As my girlfriend and I are both atheists, we are incapable of wonder, affection, or altruistic behavior. You might think that this would make for a loveless existence, but we more than fill that void by holding satanist orgies of bloodlust at which we openly mock God by sacrificing unbaptized infants on an altar surrounded by writhing, entwined bodies which undulate with reckless abandon. The revels are usually followed by a post-sin panel discussion with free potables and brownies provided.

Mmm, brownies. But where was I?

Sometimes our thirst for sin and corruption remains unquenched by our Saturnalian indulgences, and when that happens we usually resort to that other favorite atheist activity: boring discussions about religion, politics, music, literature, and all the rest of that crap. Which is why, the other day, she brought up deathbed conversions and why she thinks the “atheists finding God before death” stories are pretty silly and unpersuasive.

My godless harlot writes:

You know, I was thinking about something: whether the occurence of non-Christians finding religion in old age is truly something to brag about:

1. If the subject’s life were divided into a ratio of time spent believing and time spent not believing, the “time spent believing” figure would be embarassingly small when compared to the “time spent not believing.” If the person were exactly seventy-seven years old and converted on his final day of life, the ratio of belief to unbelief would be 28104:1. An earlier conversion coinciding with the diagnosis of terminal illness, keeping in the category of old-age, would present closer ratios: 59:5, 71:3, etcetera-etcetera-etcetera, each time with “not believing” holding the far greater number.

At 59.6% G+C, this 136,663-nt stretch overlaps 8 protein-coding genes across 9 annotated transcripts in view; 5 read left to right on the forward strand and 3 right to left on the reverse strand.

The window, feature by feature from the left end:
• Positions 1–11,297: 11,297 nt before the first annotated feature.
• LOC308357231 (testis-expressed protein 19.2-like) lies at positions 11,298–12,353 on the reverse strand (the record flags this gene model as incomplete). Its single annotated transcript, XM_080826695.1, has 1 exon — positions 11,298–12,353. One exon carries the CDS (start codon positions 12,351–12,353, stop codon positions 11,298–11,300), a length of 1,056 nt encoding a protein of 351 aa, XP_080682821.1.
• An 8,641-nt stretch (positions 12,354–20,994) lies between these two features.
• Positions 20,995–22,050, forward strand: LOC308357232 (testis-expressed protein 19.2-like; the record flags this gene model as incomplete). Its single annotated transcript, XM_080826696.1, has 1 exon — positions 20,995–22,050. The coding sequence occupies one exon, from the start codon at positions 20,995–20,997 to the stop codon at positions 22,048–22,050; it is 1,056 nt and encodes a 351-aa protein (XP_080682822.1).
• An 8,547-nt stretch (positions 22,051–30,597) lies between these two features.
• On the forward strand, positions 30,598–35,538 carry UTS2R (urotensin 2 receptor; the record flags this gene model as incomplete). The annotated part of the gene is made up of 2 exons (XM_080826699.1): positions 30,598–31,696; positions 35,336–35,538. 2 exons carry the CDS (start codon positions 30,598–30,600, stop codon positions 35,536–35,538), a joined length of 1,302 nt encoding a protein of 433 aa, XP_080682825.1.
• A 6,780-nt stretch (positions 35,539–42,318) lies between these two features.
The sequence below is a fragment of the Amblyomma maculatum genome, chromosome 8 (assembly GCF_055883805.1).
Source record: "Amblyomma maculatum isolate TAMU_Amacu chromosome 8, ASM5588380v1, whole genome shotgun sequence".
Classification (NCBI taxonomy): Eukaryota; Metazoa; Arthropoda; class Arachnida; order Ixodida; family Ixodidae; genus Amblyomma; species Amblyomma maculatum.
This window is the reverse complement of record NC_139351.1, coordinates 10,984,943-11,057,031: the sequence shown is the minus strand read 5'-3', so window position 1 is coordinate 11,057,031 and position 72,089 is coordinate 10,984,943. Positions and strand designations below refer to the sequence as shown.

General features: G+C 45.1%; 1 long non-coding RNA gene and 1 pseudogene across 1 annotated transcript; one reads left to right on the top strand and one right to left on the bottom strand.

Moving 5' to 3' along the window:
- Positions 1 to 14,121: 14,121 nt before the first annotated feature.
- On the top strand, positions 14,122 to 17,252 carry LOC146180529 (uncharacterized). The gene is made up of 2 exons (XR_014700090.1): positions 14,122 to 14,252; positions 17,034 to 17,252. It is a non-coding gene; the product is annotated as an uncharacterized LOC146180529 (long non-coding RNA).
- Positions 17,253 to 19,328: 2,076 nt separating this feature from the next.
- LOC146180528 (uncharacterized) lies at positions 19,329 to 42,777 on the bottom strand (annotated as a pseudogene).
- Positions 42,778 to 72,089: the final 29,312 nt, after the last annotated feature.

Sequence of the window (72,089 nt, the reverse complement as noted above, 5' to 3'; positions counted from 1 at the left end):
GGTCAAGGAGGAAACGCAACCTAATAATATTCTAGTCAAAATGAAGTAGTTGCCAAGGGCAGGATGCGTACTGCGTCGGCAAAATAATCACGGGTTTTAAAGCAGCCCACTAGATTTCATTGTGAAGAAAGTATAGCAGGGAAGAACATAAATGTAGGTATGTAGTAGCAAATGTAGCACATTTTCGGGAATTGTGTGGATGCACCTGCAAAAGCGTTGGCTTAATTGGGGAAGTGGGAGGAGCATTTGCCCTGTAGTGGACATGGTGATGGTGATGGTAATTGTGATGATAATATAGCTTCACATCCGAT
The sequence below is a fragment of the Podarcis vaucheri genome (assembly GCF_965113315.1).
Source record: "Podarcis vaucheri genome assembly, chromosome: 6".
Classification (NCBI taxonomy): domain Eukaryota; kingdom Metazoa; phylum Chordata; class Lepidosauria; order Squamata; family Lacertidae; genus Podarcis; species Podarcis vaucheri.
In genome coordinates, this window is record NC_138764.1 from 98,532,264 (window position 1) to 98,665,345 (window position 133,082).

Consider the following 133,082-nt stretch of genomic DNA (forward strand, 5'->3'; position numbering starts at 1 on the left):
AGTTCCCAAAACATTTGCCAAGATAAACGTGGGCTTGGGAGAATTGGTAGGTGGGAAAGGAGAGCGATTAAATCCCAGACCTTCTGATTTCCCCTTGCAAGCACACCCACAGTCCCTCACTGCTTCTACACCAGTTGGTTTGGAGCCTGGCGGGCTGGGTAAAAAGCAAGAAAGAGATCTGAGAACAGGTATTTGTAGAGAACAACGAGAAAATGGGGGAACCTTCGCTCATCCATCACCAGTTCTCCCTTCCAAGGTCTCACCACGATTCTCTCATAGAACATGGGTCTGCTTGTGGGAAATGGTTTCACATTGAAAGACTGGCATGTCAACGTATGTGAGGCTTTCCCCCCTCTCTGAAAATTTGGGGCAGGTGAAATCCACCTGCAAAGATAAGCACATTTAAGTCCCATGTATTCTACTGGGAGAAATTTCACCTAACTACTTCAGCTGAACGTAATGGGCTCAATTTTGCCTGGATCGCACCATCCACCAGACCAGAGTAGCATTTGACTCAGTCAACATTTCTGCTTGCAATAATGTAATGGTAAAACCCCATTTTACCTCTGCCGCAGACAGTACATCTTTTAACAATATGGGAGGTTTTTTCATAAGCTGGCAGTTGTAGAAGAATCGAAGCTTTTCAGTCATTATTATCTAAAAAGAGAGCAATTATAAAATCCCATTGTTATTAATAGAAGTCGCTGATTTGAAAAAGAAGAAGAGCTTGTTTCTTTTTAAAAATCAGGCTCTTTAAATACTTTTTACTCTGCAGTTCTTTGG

2. Old age generally diminishes a person’s mental capabilities, especially in the final years. What does it say about Christianity that it takes lowered intelligence to enamor people of its precepts?
3. Assuming the subject converted due to desperation engendered by a fear of death and concerns about an afterlife, the Christian interpretation might be that the subject found asylum and reassurance within the answers provided by religion. But desperation can cause people to act bizarrely–why tout a conversion that was spurred by such self-centered emotions?
3a. And in that vein, is religion truly a saving grace, divinely adopted? Or is it simply a comforting solution that, if the circumstances were different, could have been replaced by a calming substance (like, say, marijuana) or practice instead of a doctrine of a higher power?
After she offered these thoughts, we drank again from the intoxicating River of Blood that we have set up in our living room, right next to the stained-glass images of Mssrs. Dawkins, Hitchens, Russell, and Stalin to which we offer nightly sacrifice (of—what else?—innocent babies).


While I’m mentioning my girlfriend (biblical value: eight goats, seven rubies, five bushels of grain), I should point out that she is the creator of some excellent jewelry, including the hot-selling LIFE DNA bracelet, which you can buy at her online store if you’re feeling bio-geeky enough. Ladies, nothing says “sexy and confident” like displaying your love of biology right on your arm, and may I say to the gentlemen that nothing says “I love you and all the self-replicating code in your wonderful cell nuclei” like the gift of a DNA bracelet.